Those Mancunians who were not alerted by the sirens woke to the news of their city's worst terrorist attack. Still, as the day went on, the city’s hubbub soon returned and, by lunchtime, there were shoppers and workers milling around Exchange Square and the town hall.

Tourists snapped images of the Albert Square building in the sunshine, and some even asked police for photographs like any other day.

But throughout the morning there were rumours and speculation about further incidents - the Arndale Centre was closed for a period after 11.40am while swathes of police descended, shutting off the main city centre thoroughfare of Market Street.

Corporation Street - closed off at Exchange Square - was at the centre of the city’s IRA blast. A postbox which survived the 1996 bombing stood in the foreground while officers stood guard, police tape fluttering around cordoned-off spaces.

It’s true that the streets of Manchester have known horror before, but not like this.

I spoke to students Beth and Melissa who were in the bustling centre when they saw people running from two different directions.

They vanished and ducked into River Island, when an alert came over the tannoy, and a staff member herded them through the back door onto the street.

“There were so many police stood outside the Arndale, it was so frightening,” Melissa told me.

“We thought it will be fine, it’ll be safe after last night. There were police everywhere walking in, and we felt like it would be fine.”

Beth said that they had planned a day of shopping, and weren’t put off by the attack.

“We heard about the arena this morning but we decided to come into the city, we were watching it all these morning, but you can’t let this stop you.”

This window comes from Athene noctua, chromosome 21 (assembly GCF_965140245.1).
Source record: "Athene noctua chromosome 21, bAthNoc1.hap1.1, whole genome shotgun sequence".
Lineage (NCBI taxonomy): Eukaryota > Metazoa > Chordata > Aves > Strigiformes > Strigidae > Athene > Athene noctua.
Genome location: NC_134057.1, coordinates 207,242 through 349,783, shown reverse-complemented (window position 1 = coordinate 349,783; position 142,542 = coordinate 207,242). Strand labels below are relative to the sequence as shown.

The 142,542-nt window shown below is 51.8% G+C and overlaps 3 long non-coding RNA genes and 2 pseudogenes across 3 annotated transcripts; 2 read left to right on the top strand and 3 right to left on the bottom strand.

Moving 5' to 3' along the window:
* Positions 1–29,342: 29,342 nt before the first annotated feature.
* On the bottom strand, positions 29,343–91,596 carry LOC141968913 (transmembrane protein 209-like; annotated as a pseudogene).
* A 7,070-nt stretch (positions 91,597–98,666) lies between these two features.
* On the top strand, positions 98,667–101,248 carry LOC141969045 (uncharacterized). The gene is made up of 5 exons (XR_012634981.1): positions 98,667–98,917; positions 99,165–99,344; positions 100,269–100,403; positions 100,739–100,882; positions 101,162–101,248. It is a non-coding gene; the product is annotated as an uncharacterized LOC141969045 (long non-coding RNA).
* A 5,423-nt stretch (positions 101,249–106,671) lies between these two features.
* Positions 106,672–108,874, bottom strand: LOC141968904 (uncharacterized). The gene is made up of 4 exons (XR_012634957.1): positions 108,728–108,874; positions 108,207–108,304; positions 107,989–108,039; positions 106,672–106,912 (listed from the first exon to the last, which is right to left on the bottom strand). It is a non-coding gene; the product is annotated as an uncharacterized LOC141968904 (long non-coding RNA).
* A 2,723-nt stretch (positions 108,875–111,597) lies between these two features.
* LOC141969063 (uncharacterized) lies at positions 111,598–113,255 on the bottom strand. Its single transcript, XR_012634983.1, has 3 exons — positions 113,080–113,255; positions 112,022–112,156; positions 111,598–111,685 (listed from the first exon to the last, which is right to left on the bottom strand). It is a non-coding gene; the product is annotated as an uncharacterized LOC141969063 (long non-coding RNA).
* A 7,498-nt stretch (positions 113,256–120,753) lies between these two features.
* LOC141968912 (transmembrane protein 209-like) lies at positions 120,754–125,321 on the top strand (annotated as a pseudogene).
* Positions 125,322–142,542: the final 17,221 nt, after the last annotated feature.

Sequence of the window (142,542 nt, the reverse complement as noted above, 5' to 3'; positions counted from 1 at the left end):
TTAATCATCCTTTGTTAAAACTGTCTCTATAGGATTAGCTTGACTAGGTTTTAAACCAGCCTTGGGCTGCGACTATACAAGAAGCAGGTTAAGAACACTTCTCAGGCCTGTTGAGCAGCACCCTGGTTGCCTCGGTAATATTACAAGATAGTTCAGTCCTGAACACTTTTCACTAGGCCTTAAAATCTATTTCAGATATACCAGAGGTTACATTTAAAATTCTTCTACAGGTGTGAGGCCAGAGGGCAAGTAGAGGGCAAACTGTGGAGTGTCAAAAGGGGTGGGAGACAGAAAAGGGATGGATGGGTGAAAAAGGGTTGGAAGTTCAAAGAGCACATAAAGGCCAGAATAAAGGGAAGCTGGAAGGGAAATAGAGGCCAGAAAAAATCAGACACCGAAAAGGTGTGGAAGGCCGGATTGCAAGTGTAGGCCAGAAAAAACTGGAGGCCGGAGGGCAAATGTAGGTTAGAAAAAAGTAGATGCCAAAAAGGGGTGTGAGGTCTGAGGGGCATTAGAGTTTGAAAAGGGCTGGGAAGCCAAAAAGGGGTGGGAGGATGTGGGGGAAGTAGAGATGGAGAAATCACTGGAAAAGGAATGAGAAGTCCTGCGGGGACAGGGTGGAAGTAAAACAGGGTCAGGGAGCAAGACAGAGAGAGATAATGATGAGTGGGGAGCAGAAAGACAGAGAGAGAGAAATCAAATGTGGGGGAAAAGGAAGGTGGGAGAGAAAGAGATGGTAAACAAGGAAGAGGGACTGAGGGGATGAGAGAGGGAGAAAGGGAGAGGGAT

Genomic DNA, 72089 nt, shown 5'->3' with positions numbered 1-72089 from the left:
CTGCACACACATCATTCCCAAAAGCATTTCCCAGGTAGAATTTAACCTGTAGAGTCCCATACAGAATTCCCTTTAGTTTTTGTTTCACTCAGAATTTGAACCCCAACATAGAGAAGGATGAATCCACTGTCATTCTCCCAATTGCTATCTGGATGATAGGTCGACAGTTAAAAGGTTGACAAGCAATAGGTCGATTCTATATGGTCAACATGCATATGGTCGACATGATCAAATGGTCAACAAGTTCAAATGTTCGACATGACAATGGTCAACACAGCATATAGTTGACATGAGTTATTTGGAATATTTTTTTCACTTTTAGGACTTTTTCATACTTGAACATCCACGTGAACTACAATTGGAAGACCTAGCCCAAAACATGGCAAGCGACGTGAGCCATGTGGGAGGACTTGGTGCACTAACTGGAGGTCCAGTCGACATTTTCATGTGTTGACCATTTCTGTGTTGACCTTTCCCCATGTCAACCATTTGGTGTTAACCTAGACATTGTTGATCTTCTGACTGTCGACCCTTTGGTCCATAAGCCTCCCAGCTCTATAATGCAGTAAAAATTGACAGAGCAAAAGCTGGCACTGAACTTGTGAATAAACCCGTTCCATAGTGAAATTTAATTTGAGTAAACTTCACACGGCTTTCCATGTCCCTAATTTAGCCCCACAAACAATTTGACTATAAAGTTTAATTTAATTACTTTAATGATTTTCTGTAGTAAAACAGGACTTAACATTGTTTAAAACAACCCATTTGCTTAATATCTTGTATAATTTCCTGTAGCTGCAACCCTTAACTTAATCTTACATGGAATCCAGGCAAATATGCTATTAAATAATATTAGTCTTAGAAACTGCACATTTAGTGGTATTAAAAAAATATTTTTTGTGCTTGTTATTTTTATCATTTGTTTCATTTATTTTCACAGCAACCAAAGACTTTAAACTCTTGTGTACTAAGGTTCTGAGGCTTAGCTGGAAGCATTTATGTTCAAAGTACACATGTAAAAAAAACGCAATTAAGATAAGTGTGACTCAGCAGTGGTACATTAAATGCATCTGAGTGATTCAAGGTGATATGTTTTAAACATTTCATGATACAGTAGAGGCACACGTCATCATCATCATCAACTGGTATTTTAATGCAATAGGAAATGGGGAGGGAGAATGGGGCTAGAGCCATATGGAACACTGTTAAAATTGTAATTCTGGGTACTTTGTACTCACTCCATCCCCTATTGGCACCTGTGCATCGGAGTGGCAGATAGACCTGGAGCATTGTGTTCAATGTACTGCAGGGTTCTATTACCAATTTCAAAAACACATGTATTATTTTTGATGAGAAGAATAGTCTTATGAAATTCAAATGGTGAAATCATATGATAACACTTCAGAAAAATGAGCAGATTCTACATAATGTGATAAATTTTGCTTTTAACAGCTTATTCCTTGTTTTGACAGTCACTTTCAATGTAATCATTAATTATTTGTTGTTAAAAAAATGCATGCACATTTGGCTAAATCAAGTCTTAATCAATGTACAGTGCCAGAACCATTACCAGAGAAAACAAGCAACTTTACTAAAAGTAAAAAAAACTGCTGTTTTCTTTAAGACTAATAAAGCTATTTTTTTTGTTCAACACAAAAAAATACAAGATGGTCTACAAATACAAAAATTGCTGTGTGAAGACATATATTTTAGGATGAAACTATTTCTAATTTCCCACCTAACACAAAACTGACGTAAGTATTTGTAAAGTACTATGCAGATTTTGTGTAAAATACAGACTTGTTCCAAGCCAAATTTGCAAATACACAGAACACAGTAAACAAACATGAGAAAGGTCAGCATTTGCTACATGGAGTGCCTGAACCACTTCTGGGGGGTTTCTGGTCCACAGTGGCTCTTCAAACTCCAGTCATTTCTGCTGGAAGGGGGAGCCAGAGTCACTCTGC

They remembered the 1996 Arndale bombing, but added: “we were too young to really understand”.

And even now they’re older, they still did not really understand what had happened to the city.

“Theres nowhere to go, where’s safe? I just want to go home,” Melissa said. “I just want to be anywhere that’s not Manchester.”

Manchester has seen this sort of thing before - but so long ago that the stunned city dwellers are at a loss. In a city which feels under siege, no one is quite sure how anyone can keep us safe from an unknown threat

“We saw armed police on the streets - there were loads just then," Melissa said. "I trust them to keep us safe.”

But other observers were less comforted by the sign of firearms.

Ben, who I encountered standing outside an office block on Corporation Street watching the police, was not too forthcoming, except to say “They don’t know what they’re looking for, do they?” as I passed.

The spirit of the city is often invoked, and ahead of a vigil tonight in Albert Square, there will be solidarity and strength from the capital of the North.

But the community values which Mancunians hold dear are shaken to the core by what has happened here.